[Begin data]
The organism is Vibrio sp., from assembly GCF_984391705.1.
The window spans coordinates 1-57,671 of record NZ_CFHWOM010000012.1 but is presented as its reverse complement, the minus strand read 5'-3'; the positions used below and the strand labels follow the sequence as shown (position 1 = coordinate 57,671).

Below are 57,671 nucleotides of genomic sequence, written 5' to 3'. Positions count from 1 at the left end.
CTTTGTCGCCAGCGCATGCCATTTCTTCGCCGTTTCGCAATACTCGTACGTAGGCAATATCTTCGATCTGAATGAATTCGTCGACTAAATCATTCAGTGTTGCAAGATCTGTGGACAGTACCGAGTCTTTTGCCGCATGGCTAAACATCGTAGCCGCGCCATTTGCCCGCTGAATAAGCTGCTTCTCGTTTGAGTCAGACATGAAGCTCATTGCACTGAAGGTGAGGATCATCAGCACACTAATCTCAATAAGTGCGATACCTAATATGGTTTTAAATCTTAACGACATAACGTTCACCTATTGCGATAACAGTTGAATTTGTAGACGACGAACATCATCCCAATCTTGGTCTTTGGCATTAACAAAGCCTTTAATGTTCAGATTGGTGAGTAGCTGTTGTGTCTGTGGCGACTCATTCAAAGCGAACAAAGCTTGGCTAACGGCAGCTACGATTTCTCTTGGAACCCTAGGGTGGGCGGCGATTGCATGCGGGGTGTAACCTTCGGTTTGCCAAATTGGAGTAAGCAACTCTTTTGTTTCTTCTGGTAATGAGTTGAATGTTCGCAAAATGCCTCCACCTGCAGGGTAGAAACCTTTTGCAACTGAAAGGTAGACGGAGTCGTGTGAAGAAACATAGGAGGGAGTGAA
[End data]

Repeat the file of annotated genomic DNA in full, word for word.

The organism is Vibrio sp., from assembly GCF_984391705.1.
The window spans coordinates 1-57,671 of record NZ_CFHWOM010000012.1 but is presented as its reverse complement, the minus strand read 5'-3'; the positions used below and the strand labels follow the sequence as shown (position 1 = coordinate 57,671).

Below are 57,671 nucleotides of genomic sequence, written 5' to 3'. Positions count from 1 at the left end.
CTTTGTCGCCAGCGCATGCCATTTCTTCGCCGTTTCGCAATACTCGTACGTAGGCAATATCTTCGATCTGAATGAATTCGTCGACTAAATCATTCAGTGTTGCAAGATCTGTGGACAGTACCGAGTCTTTTGCCGCATGGCTAAACATCGTAGCCGCGCCATTTGCCCGCTGAATAAGCTGCTTCTCGTTTGAGTCAGACATGAAGCTCATTGCACTGAAGGTGAGGATCATCAGCACACTAATCTCAATAAGTGCGATACCTAATATGGTTTTAAATCTTAACGACATAACGTTCACCTATTGCGATAACAGTTGAATTTGTAGACGACGAACATCATCCCAATCTTGGTCTTTGGCATTAACAAAGCCTTTAATGTTCAGATTGGTGAGTAGCTGTTGTGTCTGTGGCGACTCATTCAAAGCGAACAAAGCTTGGCTAACGGCAGCTACGATTTCTCTTGGAACCCTAGGGTGGGCGGCGATTGCATGCGGGGTGTAACCTTCGGTTTGCCAAATTGGAGTAAGCAACTCTTTTGTTTCTTCTGGTAATGAGTTGAATGTTCGCAAAATGCCTCCACCTGCAGGGTAGAAACCTTTTGCAACTGAAAGGTAGACGGAGTCGTGTGAAGAAACATAGGAGGGAGTGAA